Vibra Verde is a welcome breakfast and lunch spot, with healthier fare, such as sandwiches on whole grain bread and fruit smoothies, a bit of home in the land of rice and beans.
Culebra staple Mamacita’s sits over the water by the bridge. The menu, written on a board, changes nightly. Expect to find fish, mofongo (a Puerto Rican specialty made from mashed plantains and garlic, often stuffed with fish), burgers, sandwiches plus live music on the weekends. Mains $16-$28.
Susie’s, the one “nicer” restaurant on Culebra with linen on the table, closed just after our stay to reopen as a tapas and sushi restaurant.
What to do
When ferrying in to the island, make the schlep worth the effort and seize the opportunity to kayak through the world-famous Bioluminescent Bay. Just be sure to book that popular excursion well in advance as tour companies book up quickly.
Consider renting a Jeep or golf cart to explore the many beaches and snorkeling and diving sites, since that’s why you go to Culebra in the first place. Publico vans connect the ferry dock in the main town of Dewey to the world famous Flamenco Beach ($3 per person). Roads are rutted and parking in town is tight.
The beaches on Culebra are surprisingly varied and the absence of rivers makes for good visibility underwater, though we grappled with turbidity following heavy rains. By all accounts, this was rotten luck and not the norm. Hawksbill and Leatherback turtles nest on several beaches April to June, and they populate the waters year round.
Flamenco Beach (Angel Xavier Viera-Vargas/Flickr)
Flamenco Beach is a gorgeous white sand crescent with a long shallow water entry and gentle surf. Food stalls and public toilets (BYOTP) and showers are convenient. We spied people from all over the world here, along with their selfie sticks, but also a lot of daytrippers from the big island. It seems even Puerto Ricans need to take a vacation, and this is where they go.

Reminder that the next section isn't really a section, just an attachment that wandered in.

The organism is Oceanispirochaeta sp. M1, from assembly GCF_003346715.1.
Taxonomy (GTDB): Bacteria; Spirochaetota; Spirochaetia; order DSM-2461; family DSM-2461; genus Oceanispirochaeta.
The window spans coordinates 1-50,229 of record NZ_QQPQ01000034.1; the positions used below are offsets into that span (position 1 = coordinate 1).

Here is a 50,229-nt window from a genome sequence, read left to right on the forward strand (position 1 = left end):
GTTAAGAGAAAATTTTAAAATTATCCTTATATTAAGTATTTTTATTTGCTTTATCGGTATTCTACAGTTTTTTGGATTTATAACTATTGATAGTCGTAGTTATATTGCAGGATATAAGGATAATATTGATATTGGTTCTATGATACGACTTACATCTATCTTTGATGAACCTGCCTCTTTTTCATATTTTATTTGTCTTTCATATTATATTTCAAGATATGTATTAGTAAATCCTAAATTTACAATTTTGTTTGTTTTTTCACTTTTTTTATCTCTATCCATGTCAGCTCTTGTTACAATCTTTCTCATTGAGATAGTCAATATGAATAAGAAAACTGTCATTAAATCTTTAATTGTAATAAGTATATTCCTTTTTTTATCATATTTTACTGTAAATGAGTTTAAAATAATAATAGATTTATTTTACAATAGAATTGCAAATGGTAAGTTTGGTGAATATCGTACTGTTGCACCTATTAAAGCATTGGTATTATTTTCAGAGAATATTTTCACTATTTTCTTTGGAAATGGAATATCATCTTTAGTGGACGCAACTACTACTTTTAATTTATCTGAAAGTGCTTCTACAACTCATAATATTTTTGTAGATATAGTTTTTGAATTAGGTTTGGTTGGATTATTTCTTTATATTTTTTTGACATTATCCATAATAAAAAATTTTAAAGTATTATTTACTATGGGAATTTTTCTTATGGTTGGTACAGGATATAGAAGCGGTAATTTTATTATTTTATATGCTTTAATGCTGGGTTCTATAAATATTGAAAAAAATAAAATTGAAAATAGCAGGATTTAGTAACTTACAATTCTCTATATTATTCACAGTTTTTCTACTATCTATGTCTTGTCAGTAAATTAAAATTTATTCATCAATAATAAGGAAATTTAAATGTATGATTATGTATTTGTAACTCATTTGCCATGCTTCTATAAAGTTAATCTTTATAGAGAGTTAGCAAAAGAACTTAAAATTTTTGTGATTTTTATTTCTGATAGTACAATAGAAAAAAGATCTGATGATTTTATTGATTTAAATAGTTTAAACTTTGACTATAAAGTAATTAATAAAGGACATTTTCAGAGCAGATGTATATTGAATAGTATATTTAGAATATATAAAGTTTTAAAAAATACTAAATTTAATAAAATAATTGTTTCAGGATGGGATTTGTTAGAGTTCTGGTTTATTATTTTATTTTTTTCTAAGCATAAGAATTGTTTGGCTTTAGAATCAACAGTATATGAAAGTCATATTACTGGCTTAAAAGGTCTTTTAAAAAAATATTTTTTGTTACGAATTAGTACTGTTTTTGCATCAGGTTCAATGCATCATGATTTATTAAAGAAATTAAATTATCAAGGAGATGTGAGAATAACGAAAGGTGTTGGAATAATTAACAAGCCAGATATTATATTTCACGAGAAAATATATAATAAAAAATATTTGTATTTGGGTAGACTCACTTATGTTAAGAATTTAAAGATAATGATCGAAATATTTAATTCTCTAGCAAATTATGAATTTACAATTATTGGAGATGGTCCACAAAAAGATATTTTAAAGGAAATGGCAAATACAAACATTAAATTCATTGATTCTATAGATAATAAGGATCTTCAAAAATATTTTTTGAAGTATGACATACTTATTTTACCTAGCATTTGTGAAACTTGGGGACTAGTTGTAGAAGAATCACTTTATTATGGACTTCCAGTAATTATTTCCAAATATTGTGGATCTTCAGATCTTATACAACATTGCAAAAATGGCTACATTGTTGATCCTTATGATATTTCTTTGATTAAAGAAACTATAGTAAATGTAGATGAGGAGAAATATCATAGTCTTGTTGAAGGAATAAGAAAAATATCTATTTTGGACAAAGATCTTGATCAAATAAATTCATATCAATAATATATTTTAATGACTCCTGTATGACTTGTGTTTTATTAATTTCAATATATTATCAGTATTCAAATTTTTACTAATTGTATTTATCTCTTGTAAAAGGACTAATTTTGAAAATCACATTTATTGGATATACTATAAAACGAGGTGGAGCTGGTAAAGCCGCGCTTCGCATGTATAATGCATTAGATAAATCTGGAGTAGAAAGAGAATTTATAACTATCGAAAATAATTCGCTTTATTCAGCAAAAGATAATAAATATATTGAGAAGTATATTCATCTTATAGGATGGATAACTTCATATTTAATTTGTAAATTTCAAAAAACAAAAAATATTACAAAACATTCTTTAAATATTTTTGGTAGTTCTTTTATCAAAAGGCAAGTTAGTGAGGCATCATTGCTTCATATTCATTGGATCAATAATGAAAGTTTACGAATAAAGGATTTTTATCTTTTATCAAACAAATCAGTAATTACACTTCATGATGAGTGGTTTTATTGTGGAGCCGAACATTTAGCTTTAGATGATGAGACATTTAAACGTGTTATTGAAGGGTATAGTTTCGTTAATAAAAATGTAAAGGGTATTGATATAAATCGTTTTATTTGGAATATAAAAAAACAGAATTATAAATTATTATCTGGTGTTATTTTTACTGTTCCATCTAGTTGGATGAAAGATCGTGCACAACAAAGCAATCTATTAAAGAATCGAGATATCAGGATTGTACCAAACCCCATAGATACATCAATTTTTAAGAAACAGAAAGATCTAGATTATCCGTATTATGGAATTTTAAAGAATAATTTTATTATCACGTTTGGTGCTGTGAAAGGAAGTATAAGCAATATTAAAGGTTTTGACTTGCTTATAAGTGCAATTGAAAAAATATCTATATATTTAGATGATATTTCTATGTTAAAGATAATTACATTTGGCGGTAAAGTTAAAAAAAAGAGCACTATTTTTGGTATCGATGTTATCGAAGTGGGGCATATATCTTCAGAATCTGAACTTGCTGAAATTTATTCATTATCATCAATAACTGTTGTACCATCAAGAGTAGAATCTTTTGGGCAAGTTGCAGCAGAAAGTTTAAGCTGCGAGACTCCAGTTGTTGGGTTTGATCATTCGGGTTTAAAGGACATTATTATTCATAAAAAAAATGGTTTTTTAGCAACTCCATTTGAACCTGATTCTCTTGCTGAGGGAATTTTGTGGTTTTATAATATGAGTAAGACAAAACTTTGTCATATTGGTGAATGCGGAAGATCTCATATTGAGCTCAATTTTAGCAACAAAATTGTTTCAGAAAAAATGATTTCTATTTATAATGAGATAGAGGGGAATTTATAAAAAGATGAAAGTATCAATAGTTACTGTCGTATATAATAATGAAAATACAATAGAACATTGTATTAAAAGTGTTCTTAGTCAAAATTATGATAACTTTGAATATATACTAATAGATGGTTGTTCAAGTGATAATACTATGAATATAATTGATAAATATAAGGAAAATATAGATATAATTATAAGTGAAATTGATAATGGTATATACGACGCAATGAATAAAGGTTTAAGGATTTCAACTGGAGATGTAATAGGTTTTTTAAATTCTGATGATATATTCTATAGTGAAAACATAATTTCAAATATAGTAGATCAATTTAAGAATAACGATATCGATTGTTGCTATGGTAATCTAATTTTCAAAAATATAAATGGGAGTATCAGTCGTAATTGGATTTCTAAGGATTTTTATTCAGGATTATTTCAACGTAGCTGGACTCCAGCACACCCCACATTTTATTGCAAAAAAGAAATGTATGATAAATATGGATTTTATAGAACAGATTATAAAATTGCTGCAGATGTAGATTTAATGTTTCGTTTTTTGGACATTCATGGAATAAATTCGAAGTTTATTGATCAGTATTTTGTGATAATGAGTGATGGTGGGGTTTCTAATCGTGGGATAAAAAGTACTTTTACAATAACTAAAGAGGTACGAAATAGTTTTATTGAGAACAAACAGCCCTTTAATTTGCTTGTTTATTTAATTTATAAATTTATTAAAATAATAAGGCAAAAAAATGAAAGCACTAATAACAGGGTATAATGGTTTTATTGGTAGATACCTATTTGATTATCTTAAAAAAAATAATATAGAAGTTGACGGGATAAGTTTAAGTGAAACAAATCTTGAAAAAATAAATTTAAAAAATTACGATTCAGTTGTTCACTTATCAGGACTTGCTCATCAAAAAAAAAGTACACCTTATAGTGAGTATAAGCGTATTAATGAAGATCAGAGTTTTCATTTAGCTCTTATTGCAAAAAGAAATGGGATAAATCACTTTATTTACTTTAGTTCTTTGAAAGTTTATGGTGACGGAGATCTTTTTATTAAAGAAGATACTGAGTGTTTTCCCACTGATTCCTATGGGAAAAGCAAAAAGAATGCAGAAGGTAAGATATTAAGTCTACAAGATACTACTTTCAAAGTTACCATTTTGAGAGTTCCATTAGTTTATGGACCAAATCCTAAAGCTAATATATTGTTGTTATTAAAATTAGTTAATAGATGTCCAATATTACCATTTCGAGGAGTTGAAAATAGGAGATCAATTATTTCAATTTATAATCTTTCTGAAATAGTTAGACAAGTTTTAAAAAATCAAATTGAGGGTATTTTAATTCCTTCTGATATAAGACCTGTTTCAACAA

Melones Beach, though much smaller and covered in rocks and coral, offers good snorkeling with an abundance of sea fans plus reef fish. My babe enjoyed exploring some tide pools and shell hunting while I took cover under a tree. Mind the spiny sea urchins. Signs warned us not to dig in the sand, lest we disturb an as-yet unearthed vestige of U.S. military operations on the island. Land mines? Bombs? We didn’t want to find out.
Playa Tamarindo was a crowd pleaser for my multigenerational family. Our kindergartener loved playing in the sand, while the rest of us snorkeled among sea turtles, stingrays and the coral reef. We were happy to see the Department of Natural and Environmental Resources is growing staghorn coral on several structures placed near the reef. You can rent a kayak and go on a kayak/snorkeling tour right there on Playa Tamarindo if you want a guided experience.
Diving in Culebra (Sarah Landis)
The four divers in our group rented SCUBA tanks from El Nuevo Mini Mas, next to the gas station just over the bridge, and headed back to Tamarindo. (A bargain at $9/tank, $5 refills, $5/weight belt) But once they completed the long swim out to the dive site, strong currents prevented them from lengthy exploration. Skip this dive and stick with the snorkeling, unless conditions are optimal.
Captain Walter, a friendly Swiss ex-pat who owns Culebra Divers culebradivers.com with his wife, Monica, took our group on a pair of dives with 2 tanks for $125 per person plus tax and tip. After anchoring at Punta del Soldado, he helped each diver into his tanks and down the boat’s ladder, then got in himself and led an underwater tour, also playing photographer to the group. While we are pretty self-sufficient, Capt. Walter helped us search out the best dives to be had on that day.
Related: Cheat Sheet: San Juan, Puerto Rico
By the end of the trip, my two oldest kids were more comfortable with their equipment and confident in their abilities. My daughter beamed as she told me she made it all the way down to her 60-foot depth limit, a 20-foot bump she earned by turning 12 just days before. Mission accomplished!
We left with smiles on our faces and plenty of photos of turtles, stingrays, and sea fans, plus the quintessential shots of palm trees and gorgeous beaches.